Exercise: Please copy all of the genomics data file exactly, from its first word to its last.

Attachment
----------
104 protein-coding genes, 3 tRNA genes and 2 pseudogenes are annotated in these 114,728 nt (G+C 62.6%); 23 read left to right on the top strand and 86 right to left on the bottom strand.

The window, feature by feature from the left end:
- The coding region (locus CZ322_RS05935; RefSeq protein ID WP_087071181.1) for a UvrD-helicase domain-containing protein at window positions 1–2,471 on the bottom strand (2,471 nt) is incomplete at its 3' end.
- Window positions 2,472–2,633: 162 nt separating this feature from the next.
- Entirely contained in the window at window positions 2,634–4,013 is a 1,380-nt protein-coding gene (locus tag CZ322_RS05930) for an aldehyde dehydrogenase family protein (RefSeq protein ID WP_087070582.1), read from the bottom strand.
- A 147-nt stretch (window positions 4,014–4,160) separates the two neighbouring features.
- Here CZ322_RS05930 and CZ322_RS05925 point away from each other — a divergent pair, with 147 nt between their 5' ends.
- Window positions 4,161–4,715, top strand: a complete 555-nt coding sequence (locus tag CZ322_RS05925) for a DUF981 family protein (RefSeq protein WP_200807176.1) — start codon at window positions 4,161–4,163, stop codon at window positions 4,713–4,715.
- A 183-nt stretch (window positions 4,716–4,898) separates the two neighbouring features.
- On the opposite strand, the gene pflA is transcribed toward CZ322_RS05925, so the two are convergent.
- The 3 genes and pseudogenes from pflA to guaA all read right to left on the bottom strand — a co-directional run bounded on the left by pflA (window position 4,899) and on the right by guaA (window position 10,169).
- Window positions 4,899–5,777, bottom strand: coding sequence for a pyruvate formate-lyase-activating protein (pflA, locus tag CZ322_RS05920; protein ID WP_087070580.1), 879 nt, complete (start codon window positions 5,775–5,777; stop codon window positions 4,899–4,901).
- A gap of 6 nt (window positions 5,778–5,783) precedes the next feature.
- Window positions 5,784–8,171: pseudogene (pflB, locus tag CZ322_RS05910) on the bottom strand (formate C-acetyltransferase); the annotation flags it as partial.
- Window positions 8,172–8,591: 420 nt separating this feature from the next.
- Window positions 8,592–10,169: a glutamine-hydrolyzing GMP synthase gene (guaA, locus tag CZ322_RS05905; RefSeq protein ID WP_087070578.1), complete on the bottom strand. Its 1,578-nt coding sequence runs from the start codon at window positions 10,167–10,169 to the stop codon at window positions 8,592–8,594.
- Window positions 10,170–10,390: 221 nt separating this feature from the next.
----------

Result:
104 protein-coding genes, 3 tRNA genes and 2 pseudogenes are annotated in these 114,728 nt (G+C 62.6%); 23 read left to right on the top strand and 86 right to left on the bottom strand.

The window, feature by feature from the left end:
- The coding region (locus CZ322_RS05935; RefSeq protein ID WP_087071181.1) for a UvrD-helicase domain-containing protein at window positions 1–2,471 on the bottom strand (2,471 nt) is incomplete at its 3' end.
- Window positions 2,472–2,633: 162 nt separating this feature from the next.
- Entirely contained in the window at window positions 2,634–4,013 is a 1,380-nt protein-coding gene (locus tag CZ322_RS05930) for an aldehyde dehydrogenase family protein (RefSeq protein ID WP_087070582.1), read from the bottom strand.
- A 147-nt stretch (window positions 4,014–4,160) separates the two neighbouring features.
- Here CZ322_RS05930 and CZ322_RS05925 point away from each other — a divergent pair, with 147 nt between their 5' ends.
- Window positions 4,161–4,715, top strand: a complete 555-nt coding sequence (locus tag CZ322_RS05925) for a DUF981 family protein (RefSeq protein WP_200807176.1) — start codon at window positions 4,161–4,163, stop codon at window positions 4,713–4,715.
- A 183-nt stretch (window positions 4,716–4,898) separates the two neighbouring features.
- On the opposite strand, the gene pflA is transcribed toward CZ322_RS05925, so the two are convergent.
- The 3 genes and pseudogenes from pflA to guaA all read right to left on the bottom strand — a co-directional run bounded on the left by pflA (window position 4,899) and on the right by guaA (window position 10,169).
- Window positions 4,899–5,777, bottom strand: coding sequence for a pyruvate formate-lyase-activating protein (pflA, locus tag CZ322_RS05920; protein ID WP_087070580.1), 879 nt, complete (start codon window positions 5,775–5,777; stop codon window positions 4,899–4,901).
- A gap of 6 nt (window positions 5,778–5,783) precedes the next feature.
- Window positions 5,784–8,171: pseudogene (pflB, locus tag CZ322_RS05910) on the bottom strand (formate C-acetyltransferase); the annotation flags it as partial.
- Window positions 8,172–8,591: 420 nt separating this feature from the next.
- Window positions 8,592–10,169: a glutamine-hydrolyzing GMP synthase gene (guaA, locus tag CZ322_RS05905; RefSeq protein ID WP_087070578.1), complete on the bottom strand. Its 1,578-nt coding sequence runs from the start codon at window positions 10,167–10,169 to the stop codon at window positions 8,592–8,594.
- Window positions 10,170–10,390: 221 nt separating this feature from the next.